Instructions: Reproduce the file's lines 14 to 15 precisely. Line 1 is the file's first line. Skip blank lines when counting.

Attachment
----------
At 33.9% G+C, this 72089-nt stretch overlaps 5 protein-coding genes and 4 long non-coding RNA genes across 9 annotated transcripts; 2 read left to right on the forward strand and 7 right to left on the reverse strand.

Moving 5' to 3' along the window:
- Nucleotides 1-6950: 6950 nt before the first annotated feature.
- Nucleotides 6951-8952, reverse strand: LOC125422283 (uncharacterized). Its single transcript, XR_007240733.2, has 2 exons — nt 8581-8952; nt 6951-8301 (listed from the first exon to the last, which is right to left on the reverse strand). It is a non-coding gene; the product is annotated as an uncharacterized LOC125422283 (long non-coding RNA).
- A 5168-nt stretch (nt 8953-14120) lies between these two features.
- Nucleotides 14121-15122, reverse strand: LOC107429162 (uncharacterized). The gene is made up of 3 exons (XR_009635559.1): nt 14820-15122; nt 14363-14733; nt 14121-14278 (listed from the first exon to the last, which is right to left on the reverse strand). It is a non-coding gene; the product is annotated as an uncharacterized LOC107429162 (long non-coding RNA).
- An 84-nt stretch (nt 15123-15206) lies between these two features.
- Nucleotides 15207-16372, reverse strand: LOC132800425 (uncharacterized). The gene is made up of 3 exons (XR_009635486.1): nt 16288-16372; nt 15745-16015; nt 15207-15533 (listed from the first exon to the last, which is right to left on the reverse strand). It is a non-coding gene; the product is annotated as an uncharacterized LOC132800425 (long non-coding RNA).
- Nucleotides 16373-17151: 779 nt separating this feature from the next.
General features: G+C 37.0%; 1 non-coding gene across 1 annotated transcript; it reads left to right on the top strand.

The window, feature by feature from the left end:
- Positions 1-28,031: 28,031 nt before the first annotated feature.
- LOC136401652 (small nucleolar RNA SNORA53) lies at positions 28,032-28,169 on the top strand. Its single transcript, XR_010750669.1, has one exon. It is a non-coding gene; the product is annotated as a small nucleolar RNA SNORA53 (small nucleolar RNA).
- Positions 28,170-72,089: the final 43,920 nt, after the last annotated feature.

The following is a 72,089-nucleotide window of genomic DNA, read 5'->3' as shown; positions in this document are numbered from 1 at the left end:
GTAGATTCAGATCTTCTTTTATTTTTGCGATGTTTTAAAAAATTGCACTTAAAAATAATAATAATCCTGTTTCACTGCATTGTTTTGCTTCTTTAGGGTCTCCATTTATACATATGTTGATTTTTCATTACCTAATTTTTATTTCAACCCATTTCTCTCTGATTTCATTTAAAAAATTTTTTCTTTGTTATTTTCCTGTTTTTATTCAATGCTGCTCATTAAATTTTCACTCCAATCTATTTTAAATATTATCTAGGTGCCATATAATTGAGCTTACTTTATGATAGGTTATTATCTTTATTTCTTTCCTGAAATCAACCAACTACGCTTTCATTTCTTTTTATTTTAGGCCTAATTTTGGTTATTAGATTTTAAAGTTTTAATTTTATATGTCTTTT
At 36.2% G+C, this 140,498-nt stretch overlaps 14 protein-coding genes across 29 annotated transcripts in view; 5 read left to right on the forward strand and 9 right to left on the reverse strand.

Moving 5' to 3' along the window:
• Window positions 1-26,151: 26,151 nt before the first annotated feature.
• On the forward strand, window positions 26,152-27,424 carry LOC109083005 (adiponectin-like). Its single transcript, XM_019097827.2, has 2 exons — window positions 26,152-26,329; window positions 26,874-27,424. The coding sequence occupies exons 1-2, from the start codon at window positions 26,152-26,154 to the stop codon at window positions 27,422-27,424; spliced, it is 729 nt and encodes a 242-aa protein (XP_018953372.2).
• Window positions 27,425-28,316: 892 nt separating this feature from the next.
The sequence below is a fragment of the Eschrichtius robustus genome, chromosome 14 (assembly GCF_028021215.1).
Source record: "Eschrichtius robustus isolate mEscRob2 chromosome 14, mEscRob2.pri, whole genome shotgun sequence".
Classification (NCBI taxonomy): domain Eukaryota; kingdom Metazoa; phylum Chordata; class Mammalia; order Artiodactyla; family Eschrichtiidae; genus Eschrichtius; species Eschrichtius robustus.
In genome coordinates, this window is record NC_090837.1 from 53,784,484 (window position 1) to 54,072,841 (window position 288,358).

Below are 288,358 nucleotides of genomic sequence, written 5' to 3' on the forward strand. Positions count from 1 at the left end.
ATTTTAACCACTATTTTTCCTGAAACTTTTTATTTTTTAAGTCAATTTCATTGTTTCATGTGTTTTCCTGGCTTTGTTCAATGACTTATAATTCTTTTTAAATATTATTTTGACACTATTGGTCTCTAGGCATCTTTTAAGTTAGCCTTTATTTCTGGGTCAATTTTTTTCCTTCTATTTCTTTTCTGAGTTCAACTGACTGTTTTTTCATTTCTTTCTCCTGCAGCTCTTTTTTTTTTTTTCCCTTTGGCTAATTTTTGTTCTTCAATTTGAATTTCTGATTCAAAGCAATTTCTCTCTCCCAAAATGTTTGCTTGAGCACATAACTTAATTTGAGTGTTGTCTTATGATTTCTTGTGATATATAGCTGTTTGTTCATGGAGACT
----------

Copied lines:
- Positions 28,170-72,089: the final 43,920 nt, after the last annotated feature.

The following is a 72,089-nucleotide window of genomic DNA, read 5'->3' as shown; positions in this document are numbered from 1 at the left end: